Below is a roundup of some of the most recent stories about the effect of President Trump’s proposed budget on energy and environmental agencies. I’ll do additional roundup posts as more information becomes available.
Read the full story in the Washington Post.
The Pulitzer Prizes are committed to rewarding works of original and important journalism. Monday they credited this line, from the Storm Lake Times of Iowa: “It scares the bejeebers out of taxpayers, especially in defendant counties,” wrote Art Cullen in one of the pieces that secured the Pulitzer Prize for editorial writing. Cullen is editor of his 3,000-circulation newspaper, and as such, he can write “bejeebers” whenever he pleases: “The style guides is whatever we come up with. We have no style or class,” Cullen told the Erik Wemple Blog.
Whatever term you choose, Cullen and his small newspaper have scared something out of the powers that be in a few counties of northern Iowa. Since the founding of the Storm Lake Times in 1990, says Cullen, he and his brother John have been obsessed with how Iowa has changed its mode of agriculture. Gone are the cattle and grazing pastures, he says — they’ve been herded into feed lots. Meantime, the landscape has been gobbled up by expanses of corn and soybeans. With the changeover has come nitrate pollution. One of the first stories that the newspaper did, he recalls, reported how its coverage area had become “the hottest spot in Iowa for nitrate pollution.”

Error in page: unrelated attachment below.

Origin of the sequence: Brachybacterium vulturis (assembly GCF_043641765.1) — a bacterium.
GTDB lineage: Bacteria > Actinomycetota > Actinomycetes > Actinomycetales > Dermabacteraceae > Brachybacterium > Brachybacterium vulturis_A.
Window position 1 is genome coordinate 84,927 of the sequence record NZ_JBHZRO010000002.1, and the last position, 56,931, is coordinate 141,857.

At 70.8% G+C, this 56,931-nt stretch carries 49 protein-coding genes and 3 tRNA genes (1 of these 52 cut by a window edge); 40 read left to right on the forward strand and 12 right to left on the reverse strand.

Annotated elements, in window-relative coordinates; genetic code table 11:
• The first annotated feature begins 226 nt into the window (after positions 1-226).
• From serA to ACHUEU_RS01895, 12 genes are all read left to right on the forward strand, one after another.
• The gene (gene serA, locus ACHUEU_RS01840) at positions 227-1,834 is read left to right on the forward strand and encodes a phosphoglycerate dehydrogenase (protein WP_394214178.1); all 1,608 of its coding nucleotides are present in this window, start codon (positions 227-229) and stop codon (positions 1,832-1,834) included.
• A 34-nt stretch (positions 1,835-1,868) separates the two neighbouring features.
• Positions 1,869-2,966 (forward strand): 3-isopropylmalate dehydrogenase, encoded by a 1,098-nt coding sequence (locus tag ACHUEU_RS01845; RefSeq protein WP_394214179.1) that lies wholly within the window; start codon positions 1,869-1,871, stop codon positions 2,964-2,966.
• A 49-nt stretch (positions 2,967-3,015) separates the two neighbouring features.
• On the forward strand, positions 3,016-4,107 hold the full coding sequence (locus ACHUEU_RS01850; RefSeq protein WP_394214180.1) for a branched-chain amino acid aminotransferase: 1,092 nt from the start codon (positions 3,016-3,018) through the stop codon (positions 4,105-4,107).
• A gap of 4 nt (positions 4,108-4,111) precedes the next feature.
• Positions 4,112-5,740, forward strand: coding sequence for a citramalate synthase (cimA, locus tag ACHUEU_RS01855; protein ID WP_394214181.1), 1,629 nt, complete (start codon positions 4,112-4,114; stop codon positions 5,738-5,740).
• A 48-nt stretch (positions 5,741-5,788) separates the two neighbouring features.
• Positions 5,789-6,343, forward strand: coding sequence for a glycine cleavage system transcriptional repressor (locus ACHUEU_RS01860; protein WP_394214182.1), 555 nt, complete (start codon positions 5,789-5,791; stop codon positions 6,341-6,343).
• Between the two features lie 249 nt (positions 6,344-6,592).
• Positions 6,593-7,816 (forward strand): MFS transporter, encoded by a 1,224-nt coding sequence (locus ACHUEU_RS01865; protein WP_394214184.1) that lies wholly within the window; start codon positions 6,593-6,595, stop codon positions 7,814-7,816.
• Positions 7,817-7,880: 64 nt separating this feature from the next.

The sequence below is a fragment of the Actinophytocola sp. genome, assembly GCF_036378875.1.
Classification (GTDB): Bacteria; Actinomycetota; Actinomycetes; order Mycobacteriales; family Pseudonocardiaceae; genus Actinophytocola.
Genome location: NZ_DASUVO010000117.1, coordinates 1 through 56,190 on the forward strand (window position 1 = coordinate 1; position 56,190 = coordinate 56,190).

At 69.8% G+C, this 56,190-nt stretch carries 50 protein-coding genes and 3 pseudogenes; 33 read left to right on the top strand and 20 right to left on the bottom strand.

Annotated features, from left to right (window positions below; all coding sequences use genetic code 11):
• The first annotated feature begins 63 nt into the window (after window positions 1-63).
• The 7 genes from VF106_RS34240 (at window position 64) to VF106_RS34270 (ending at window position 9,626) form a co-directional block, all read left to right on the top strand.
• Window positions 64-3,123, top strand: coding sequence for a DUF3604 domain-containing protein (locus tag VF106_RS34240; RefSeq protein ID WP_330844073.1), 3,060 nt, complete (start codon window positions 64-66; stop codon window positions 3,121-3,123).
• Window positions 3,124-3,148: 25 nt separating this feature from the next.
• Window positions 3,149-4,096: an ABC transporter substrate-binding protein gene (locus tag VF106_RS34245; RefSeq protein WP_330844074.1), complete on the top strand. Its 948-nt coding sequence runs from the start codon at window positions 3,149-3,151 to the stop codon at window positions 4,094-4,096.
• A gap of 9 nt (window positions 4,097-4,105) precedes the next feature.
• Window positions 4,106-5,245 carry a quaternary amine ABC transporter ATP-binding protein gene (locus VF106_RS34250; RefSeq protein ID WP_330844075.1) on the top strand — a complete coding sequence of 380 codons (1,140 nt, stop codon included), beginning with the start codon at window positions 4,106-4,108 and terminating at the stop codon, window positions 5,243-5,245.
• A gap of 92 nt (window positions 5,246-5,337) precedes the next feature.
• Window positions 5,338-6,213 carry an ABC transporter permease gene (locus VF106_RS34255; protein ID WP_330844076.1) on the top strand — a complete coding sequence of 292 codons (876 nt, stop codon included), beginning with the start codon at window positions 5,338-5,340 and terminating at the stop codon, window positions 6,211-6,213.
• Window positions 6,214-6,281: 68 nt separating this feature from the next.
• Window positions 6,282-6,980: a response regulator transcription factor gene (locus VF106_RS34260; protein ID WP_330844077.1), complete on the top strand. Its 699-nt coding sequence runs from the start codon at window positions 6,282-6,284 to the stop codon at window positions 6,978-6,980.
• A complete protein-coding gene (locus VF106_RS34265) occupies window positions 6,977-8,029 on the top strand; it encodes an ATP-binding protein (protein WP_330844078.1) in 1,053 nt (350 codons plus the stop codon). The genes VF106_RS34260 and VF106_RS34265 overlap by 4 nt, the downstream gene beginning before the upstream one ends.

Read the full story at Yale Environment 360.
The Trump administration is expected to roll back the fuel economy standards that were a signature achievement of the Obama administration. The move won’t save auto industry jobs, but it will increase air pollution and greenhouse gas emissions.
Read the full story in Scientific American.
The effects of building a massive concrete wall range from increased emissions to blocked wildlife migration routes.
Read the full story in Pacific Standard.
This is likely to be a pivotal year in the fight to halt global climate change and all of its effects. Here, in no particular order, are some of the top stories to keep an eye on in the new year.
Read the full story from Reuters.
U.S. President Donald Trump’s administration has instructed the Environmental Protection Agency to remove the climate change page from its website, two agency employees told Reuters, the latest move by the newly minted leadership to erase ex-President Barack Obama’s climate change initiatives.
The employees were notified by EPA officials on Tuesday that the administration had instructed EPA’s communications team to remove the website’s climate change page, which contains links to scientific global warming research, as well as detailed data on emissions. The page could go down as early as Wednesday, the sources said.
I just checked and the page is still there. The Internet Archive has snapshots from as recently as this morning. If you want to ensure access, you can use the Internet Archive’s Save Page Now feature to capture the web page as it appears now for use as a trusted citation in the future.